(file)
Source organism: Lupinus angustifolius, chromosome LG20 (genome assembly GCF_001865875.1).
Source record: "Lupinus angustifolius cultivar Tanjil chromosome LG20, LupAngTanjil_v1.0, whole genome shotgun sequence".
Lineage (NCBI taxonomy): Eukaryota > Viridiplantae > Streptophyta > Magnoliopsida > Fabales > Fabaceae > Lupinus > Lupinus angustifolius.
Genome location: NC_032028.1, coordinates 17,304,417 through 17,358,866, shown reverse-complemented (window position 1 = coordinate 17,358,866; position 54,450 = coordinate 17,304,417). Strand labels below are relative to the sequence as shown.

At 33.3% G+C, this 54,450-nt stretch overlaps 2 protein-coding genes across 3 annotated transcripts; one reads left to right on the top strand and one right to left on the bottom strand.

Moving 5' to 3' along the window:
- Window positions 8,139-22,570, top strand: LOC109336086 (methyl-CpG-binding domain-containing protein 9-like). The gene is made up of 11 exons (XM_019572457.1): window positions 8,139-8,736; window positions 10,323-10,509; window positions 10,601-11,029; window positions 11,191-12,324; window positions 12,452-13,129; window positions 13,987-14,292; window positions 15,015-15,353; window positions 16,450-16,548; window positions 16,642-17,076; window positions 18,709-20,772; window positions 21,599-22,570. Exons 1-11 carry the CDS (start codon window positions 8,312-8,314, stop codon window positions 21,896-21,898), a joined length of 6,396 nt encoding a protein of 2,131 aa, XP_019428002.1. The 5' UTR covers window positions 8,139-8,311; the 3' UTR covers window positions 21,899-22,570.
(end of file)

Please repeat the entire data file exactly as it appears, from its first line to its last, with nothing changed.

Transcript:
Source organism: Lupinus angustifolius, chromosome LG20 (genome assembly GCF_001865875.1).
Source record: "Lupinus angustifolius cultivar Tanjil chromosome LG20, LupAngTanjil_v1.0, whole genome shotgun sequence".
Lineage (NCBI taxonomy): Eukaryota > Viridiplantae > Streptophyta > Magnoliopsida > Fabales > Fabaceae > Lupinus > Lupinus angustifolius.
Genome location: NC_032028.1, coordinates 17,304,417 through 17,358,866, shown reverse-complemented (window position 1 = coordinate 17,358,866; position 54,450 = coordinate 17,304,417). Strand labels below are relative to the sequence as shown.

At 33.3% G+C, this 54,450-nt stretch overlaps 2 protein-coding genes across 3 annotated transcripts; one reads left to right on the top strand and one right to left on the bottom strand.

Moving 5' to 3' along the window:
- Window positions 8,139-22,570, top strand: LOC109336086 (methyl-CpG-binding domain-containing protein 9-like). The gene is made up of 11 exons (XM_019572457.1): window positions 8,139-8,736; window positions 10,323-10,509; window positions 10,601-11,029; window positions 11,191-12,324; window positions 12,452-13,129; window positions 13,987-14,292; window positions 15,015-15,353; window positions 16,450-16,548; window positions 16,642-17,076; window positions 18,709-20,772; window positions 21,599-22,570. Exons 1-11 carry the CDS (start codon window positions 8,312-8,314, stop codon window positions 21,896-21,898), a joined length of 6,396 nt encoding a protein of 2,131 aa, XP_019428002.1. The 5' UTR covers window positions 8,139-8,311; the 3' UTR covers window positions 21,899-22,570.